Orca live in family groups called pods. The most important member of the pod is the mother. There may be as many as four generations of Orca in the pod so the oldest female may be a great-grandmother!
- The members of the pod help each other. Even the males stay with their mother, often helping to look after their brothers and sisters. They may leave for short periods to hunt or mate.
- Orca are very vocal and communicate by clicks and whistles. Each pod has its own special sounds or dialect.
- There are usually 20-30 Orca in a pod but there could be as few as 3 or over 50. Smaller pods are sometimes formed when a large one splits after the death of the oldest mother. Very large pods are often two or three pods joining together for a while. They are called “superpods.”
- Some pods stay in a particular area and are known as residents.” Others travel from one place to another to hunt and are known as “transients.”
- Most Orca eat fish but some eat squid, seals, dolphins and even seabirds. Resident pods are mainly fish-eaters but transients have been seen attacking Blue Whales! This is probably where the name Killer Whale comes from. Whalers used to call them “whale killers.”
- Orca are clever hunters and often work together. They sometimes circle schools of fish to keep them close together. Then they take it in turns to swim through and eat them. Some Orca have been seen tipping sheets of ice to knock the penguins off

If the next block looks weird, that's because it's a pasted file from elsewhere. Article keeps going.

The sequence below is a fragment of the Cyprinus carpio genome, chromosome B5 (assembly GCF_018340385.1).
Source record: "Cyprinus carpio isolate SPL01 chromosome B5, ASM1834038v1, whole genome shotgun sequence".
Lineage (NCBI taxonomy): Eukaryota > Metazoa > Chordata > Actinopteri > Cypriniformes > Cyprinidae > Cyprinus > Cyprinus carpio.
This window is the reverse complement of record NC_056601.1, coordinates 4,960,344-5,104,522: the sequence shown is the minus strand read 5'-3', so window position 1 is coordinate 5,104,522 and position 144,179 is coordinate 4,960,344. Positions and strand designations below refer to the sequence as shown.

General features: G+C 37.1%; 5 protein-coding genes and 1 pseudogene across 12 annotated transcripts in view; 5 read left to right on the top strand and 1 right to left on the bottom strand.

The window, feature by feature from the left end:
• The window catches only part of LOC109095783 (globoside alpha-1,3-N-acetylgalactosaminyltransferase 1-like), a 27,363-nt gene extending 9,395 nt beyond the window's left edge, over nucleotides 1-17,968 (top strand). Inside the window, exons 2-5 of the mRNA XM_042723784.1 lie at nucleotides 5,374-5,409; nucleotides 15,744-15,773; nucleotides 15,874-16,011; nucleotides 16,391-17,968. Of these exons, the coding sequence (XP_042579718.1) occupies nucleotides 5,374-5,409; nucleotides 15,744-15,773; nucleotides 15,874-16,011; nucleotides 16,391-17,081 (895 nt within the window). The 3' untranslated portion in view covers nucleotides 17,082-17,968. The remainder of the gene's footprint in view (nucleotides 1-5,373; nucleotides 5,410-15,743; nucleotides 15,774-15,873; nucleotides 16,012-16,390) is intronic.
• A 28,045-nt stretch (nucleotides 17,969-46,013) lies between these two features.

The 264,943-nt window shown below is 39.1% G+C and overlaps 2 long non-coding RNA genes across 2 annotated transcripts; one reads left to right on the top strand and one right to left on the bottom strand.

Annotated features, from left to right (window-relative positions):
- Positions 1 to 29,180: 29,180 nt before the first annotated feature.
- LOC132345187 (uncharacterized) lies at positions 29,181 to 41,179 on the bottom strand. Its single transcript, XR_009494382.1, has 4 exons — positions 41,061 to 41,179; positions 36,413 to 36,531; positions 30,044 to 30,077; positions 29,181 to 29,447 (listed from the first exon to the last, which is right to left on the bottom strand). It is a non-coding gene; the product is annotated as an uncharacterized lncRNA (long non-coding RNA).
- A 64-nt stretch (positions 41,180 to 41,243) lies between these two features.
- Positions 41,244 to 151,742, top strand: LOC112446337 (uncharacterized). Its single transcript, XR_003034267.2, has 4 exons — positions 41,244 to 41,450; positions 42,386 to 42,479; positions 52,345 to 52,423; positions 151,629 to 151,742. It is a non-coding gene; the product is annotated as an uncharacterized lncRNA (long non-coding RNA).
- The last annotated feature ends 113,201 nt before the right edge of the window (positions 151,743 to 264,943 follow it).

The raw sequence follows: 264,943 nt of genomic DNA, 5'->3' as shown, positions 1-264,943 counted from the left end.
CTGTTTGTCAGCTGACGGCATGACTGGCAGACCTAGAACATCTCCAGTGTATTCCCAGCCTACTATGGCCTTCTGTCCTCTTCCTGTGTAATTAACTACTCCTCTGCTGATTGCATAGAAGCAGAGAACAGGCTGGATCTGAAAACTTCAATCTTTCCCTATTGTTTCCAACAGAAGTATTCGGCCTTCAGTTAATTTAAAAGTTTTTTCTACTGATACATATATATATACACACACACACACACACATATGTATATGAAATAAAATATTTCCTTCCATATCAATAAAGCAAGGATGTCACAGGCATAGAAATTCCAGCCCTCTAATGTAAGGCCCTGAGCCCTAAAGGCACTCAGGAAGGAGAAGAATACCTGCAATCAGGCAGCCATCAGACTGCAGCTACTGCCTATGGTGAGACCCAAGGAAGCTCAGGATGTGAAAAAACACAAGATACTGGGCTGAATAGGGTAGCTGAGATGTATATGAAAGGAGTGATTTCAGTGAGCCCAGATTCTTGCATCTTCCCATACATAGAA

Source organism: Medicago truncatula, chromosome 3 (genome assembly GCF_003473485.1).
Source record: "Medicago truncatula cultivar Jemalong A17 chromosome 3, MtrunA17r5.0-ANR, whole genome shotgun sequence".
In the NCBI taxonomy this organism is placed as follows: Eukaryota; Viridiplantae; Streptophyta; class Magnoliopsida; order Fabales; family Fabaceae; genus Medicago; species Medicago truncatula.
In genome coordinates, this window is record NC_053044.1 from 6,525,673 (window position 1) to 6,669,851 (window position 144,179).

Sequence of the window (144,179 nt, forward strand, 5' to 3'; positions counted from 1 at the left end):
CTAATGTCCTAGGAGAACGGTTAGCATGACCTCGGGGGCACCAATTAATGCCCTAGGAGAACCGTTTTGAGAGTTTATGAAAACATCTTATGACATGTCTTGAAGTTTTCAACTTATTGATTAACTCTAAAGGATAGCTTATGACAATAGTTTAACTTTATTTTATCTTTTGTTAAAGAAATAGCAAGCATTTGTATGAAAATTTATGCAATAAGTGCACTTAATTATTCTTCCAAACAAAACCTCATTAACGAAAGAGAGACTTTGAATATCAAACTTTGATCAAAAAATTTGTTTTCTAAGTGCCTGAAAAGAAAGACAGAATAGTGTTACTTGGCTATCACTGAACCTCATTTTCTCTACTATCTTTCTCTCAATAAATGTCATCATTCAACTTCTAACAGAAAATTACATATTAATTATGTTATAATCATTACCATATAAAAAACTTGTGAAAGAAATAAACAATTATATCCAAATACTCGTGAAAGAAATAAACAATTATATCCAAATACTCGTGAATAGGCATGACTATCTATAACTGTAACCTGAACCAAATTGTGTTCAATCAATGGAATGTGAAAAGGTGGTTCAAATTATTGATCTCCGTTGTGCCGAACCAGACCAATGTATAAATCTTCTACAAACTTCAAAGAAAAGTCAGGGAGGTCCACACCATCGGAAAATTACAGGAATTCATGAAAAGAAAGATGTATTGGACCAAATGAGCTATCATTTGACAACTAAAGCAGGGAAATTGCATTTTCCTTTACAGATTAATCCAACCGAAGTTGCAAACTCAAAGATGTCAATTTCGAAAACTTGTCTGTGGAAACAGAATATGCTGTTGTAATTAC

- The only threat an Orca faces is from a two legged land mammal - the human! They have been killed for food and by fishermen to stop them eating “their” fish. They are captured for dolphin shows and their ocean home needs to be protected from pollution.
Free Willy! Free Keiko! Free Corky! Dolphins in Captivity.
More and more people are beginning to realise that keeping whales and dolphins in concrete pools is wrong! They belong with. the families, free to live their lives in the oceans of the world. Even the best aquarium and kindest trainers cannot come close to providing a natural environment.
Those animals which survive capture are transported around the world to appear in the dolphin shows. They are trapped in small pools, surrounded by shouting humans and fed fish. People stand on them, ride them and force them to perform pointless tricks. Is it any wonder that they often live much shorter lives in captivity and suffer from stress?
What can you do?
- Don’t go to dolphin shows and try to persuade others not to.
- Write to organisations which own or support dolphin shows.
- Join groups working to make the world a better place for whales and dolphins.
- Enclose an S.A.E. when writing to environmental groups. It helps us save money for our campaigns.
Compiled by Robin Petch and Kris Simpson, Dolphinicity Surveys/International Dolphin Watch, Parklands, North Ferriby, E. Yorkshire, HU14 3ET. Telephone (01482) 634028